The large aspect of classical ontology that there are basic categories of being, that they should be grouped together, related within a hierarchy, and subdivided according to similarities and differences is re-allocated to epistemology in Objectivism because Rand takes the essence of a thing to be contextual and epistemological rather than metaphysical. So there just isn't much left for ontology to do. There is mereology, the study of parts and wholes. As well as wholes and parts Rand will admit as tools for reasoning the terms entity and attribute, with the defining quality of attribute being that it cannot exist "even for a split second" independently apart from an entity. Existent is a catch-all term for everything, even relationships such as distance and force.

I think that covers it.

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Grames said:

"Objectivism rejects as rationalistic the premise that philosophy can specify what kind of entities can exist"

But not what it means to BE and entity! A whole lot of metaphysics is implicit in the premise that ENTITIES are causal primaries. That's why when Peikoff says of ontology we can only say that "they are existents" he is stealing the concept entity. If this ontological question was clear to Miss Rand she would not have equivocated so many times on the ontological status of concepts/abstractions.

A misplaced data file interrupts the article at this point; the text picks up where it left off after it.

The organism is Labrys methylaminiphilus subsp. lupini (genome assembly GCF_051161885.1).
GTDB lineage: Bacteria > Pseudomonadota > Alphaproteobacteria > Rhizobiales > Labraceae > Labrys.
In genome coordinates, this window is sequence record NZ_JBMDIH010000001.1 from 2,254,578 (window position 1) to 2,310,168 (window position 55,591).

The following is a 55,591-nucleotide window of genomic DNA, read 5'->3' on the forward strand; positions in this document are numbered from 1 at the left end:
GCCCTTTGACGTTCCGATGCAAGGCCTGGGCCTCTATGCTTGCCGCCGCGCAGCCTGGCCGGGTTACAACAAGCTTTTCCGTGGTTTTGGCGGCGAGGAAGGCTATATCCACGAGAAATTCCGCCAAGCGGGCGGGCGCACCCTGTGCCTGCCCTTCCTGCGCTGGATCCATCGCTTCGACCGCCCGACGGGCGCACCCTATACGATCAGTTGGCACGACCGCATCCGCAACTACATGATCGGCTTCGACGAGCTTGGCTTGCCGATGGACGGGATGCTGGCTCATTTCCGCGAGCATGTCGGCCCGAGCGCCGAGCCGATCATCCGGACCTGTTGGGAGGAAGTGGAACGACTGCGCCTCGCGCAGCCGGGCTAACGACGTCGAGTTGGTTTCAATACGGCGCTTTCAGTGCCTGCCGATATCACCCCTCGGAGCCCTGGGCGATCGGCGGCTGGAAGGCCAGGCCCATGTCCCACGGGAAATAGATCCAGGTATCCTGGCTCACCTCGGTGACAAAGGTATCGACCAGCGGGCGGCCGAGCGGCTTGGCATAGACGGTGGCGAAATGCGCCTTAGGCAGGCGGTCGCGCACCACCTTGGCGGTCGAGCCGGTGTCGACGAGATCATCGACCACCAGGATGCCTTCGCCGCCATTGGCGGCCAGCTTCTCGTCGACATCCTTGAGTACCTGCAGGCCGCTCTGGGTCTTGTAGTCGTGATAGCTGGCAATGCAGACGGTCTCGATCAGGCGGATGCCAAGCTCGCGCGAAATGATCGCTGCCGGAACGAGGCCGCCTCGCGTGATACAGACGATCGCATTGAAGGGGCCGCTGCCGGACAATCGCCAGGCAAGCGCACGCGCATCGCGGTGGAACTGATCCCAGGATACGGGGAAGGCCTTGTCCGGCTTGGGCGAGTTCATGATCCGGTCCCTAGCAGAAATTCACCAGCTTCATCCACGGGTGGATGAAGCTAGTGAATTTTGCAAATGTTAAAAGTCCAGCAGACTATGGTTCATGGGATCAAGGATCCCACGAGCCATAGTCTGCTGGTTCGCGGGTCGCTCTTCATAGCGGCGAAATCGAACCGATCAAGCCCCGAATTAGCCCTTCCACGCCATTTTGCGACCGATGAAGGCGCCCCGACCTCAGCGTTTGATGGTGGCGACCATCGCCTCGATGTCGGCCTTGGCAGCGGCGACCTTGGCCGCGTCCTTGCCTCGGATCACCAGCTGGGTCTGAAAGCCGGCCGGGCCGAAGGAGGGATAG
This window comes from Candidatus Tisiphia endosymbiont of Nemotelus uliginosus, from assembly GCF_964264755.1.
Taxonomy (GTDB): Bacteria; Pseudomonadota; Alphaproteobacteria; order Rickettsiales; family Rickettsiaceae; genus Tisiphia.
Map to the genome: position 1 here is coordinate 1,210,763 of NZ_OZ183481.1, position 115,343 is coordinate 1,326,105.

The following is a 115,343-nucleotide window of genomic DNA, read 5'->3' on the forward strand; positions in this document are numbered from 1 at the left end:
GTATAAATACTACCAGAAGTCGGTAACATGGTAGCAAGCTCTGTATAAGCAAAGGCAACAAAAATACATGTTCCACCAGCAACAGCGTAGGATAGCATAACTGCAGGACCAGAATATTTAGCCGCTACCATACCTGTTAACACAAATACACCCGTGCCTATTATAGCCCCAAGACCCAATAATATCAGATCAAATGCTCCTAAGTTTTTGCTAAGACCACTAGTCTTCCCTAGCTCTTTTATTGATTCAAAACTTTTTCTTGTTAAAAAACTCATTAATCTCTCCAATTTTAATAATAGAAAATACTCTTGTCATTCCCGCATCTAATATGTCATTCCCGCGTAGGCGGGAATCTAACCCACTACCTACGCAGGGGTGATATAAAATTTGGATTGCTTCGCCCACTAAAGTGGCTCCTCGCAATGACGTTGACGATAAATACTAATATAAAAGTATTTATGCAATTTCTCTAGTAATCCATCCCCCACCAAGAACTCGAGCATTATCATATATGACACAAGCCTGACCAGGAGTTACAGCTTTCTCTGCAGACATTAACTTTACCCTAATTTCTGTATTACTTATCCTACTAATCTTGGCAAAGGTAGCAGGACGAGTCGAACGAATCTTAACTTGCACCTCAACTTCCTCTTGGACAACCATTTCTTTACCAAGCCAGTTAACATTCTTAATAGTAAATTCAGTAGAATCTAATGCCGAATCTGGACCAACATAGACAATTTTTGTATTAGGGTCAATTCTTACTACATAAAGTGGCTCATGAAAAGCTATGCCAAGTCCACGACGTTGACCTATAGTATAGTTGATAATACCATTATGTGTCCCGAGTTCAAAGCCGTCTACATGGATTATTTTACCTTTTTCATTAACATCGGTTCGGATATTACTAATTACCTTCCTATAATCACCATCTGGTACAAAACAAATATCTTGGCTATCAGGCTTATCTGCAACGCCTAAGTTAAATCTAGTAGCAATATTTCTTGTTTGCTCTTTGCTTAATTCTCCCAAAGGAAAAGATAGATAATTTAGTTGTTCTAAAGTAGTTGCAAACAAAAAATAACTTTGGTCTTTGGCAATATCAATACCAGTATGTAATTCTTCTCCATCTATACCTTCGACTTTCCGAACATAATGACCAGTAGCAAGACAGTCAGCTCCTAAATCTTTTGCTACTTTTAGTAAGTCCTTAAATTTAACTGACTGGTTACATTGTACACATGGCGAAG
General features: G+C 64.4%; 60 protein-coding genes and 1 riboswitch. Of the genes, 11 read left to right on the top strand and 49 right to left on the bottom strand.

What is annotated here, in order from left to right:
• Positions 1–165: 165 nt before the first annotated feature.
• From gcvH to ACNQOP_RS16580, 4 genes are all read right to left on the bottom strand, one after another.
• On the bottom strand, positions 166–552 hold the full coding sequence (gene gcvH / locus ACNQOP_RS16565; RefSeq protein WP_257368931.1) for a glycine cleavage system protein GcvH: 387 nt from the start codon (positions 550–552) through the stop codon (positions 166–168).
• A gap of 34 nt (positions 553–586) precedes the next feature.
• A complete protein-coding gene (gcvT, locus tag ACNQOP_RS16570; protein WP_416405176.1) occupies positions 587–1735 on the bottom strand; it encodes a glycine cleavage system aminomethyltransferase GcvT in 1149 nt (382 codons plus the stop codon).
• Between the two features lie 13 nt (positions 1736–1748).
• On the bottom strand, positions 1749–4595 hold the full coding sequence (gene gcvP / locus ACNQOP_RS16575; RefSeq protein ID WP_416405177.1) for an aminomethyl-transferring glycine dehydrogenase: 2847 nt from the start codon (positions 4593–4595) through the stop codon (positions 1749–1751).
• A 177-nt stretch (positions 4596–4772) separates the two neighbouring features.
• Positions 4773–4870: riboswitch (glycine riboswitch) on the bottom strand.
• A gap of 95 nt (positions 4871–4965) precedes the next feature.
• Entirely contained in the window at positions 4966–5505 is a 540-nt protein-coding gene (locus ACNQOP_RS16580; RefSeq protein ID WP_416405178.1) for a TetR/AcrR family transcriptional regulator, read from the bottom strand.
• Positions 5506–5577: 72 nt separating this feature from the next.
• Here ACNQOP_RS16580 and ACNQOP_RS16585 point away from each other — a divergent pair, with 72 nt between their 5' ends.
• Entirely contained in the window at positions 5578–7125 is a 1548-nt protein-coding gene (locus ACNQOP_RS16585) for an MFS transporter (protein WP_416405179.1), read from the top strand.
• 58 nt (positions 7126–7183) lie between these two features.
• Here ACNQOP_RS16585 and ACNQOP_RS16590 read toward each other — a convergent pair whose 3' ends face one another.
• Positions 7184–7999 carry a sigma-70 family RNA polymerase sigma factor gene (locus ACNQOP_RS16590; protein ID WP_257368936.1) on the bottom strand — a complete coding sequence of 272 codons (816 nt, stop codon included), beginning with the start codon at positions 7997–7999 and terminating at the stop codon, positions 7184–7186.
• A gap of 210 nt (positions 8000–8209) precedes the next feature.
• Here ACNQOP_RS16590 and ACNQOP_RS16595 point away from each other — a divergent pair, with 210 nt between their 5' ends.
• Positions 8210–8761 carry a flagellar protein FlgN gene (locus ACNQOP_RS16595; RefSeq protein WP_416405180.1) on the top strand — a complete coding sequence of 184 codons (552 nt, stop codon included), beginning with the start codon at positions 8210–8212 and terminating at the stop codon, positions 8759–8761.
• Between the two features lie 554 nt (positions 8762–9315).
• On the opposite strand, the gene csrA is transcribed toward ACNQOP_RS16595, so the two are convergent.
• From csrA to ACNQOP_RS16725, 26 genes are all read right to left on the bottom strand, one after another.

Edit: I find this to be alot more helpful that the wiki:

http://plato.stanford.edu/entries/logic-ontology/#DifConOnt

Also I wanted to add that I capitalize the words because on my phone I can't use the italics setting for this site. :)

Edited by Plasmatic
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A whole lot of metaphysics is implicit in the premise that ENTITIES are causal primaries. That's why when Peikoff says of ontology we can only say that "they are existents" he is stealing the concept entity.

The statement of Peikoff's I think you have in mind is in the Q and A session of lecture 6 of Induction in Physics and Philosophy. Paraphrasing:

Q: Can philosophy say anything positive in physics? {Entity ontology?}